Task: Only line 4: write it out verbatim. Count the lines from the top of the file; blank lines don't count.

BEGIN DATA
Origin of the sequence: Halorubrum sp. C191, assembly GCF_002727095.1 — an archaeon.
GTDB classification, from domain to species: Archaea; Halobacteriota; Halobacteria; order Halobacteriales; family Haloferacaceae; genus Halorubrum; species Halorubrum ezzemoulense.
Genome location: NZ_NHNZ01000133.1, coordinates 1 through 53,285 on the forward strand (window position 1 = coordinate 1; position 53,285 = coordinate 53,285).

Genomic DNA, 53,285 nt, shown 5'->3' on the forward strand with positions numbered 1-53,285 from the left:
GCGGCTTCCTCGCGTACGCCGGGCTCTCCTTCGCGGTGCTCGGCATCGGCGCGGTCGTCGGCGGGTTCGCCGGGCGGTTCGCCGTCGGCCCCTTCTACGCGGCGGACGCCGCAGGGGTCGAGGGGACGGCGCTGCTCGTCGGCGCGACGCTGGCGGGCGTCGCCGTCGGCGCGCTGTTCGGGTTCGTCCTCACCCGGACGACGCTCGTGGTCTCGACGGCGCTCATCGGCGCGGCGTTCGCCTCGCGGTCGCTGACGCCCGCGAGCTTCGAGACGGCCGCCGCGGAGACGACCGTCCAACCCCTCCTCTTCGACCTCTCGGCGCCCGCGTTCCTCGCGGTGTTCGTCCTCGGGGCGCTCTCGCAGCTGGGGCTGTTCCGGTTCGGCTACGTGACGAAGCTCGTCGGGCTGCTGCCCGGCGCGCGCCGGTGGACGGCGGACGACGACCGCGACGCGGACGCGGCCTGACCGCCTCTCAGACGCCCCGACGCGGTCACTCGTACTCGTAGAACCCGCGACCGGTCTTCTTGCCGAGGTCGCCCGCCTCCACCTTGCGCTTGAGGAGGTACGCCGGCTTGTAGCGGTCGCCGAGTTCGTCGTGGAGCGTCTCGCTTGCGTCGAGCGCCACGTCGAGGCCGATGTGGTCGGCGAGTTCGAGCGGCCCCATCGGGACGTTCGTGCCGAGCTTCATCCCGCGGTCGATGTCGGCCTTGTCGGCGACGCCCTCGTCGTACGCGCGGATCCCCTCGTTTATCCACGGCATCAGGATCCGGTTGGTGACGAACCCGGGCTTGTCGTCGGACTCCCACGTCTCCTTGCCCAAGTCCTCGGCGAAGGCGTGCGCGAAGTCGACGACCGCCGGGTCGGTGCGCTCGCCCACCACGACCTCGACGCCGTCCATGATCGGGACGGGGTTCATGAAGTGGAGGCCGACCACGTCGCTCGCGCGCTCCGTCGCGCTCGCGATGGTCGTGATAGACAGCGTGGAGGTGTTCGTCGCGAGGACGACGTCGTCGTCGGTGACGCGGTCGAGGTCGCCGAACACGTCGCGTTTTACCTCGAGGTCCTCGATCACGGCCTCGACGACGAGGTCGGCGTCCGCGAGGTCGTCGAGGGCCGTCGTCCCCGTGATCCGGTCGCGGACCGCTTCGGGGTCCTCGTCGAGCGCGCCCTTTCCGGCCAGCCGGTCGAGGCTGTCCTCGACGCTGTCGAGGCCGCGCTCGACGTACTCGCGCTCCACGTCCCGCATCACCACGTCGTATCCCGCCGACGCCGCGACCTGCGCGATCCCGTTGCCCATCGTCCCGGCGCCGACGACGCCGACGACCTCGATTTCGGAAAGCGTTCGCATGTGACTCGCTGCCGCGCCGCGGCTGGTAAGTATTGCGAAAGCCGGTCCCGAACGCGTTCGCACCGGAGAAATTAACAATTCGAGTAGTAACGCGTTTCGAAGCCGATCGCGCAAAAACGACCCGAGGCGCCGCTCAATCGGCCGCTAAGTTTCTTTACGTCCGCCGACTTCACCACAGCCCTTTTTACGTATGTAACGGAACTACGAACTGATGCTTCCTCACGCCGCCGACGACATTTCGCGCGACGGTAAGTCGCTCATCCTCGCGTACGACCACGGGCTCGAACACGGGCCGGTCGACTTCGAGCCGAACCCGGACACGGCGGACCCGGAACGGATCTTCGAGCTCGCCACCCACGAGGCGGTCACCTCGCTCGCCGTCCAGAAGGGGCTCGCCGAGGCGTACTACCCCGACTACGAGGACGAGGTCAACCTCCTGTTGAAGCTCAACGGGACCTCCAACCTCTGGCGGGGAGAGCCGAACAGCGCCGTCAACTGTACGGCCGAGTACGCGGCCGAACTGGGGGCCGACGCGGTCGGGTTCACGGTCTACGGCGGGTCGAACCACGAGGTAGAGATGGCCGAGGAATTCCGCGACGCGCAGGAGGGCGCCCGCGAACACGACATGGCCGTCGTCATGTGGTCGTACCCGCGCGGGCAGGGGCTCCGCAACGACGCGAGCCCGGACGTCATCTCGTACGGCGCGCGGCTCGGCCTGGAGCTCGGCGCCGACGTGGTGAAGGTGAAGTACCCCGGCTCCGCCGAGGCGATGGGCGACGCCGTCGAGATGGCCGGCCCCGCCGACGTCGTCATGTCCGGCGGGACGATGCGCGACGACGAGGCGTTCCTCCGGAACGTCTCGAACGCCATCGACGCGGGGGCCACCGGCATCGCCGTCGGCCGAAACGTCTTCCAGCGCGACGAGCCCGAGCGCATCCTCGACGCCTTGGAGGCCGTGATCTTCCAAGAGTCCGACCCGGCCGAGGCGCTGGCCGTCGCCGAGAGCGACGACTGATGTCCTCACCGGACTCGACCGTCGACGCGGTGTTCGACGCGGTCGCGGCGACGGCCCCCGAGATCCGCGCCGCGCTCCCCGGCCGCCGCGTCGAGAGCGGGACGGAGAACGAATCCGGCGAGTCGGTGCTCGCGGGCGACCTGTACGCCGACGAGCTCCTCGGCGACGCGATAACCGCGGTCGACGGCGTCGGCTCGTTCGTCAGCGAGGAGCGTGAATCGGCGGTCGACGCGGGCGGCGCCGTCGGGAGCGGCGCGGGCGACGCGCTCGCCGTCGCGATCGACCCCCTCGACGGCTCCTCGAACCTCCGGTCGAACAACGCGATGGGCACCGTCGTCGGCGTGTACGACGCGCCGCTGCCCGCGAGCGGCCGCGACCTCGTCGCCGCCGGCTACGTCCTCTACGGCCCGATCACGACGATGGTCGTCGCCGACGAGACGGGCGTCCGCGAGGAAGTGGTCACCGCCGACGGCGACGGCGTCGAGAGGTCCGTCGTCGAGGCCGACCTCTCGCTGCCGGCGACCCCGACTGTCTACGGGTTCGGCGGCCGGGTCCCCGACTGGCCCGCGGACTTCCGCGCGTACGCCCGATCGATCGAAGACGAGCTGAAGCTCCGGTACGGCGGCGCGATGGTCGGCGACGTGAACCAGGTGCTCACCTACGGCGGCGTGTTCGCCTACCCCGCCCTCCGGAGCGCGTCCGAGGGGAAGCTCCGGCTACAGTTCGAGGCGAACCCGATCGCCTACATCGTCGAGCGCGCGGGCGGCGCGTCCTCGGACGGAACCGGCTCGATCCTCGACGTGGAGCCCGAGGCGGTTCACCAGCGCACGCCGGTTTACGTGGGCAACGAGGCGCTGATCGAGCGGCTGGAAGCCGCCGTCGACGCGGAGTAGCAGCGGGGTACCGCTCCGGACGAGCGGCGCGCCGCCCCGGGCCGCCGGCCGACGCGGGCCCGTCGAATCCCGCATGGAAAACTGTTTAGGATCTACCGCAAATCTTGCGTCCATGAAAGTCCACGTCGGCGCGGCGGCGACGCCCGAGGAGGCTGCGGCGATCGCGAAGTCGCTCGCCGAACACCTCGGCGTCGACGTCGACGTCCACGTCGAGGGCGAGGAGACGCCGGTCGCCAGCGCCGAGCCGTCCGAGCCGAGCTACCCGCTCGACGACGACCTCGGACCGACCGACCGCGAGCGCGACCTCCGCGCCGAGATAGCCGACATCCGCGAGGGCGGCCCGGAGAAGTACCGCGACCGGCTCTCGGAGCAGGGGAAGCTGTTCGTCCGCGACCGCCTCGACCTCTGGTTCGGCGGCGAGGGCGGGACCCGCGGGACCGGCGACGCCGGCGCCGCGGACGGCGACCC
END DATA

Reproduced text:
Genomic DNA, 53,285 nt, shown 5'->3' on the forward strand with positions numbered 1-53,285 from the left: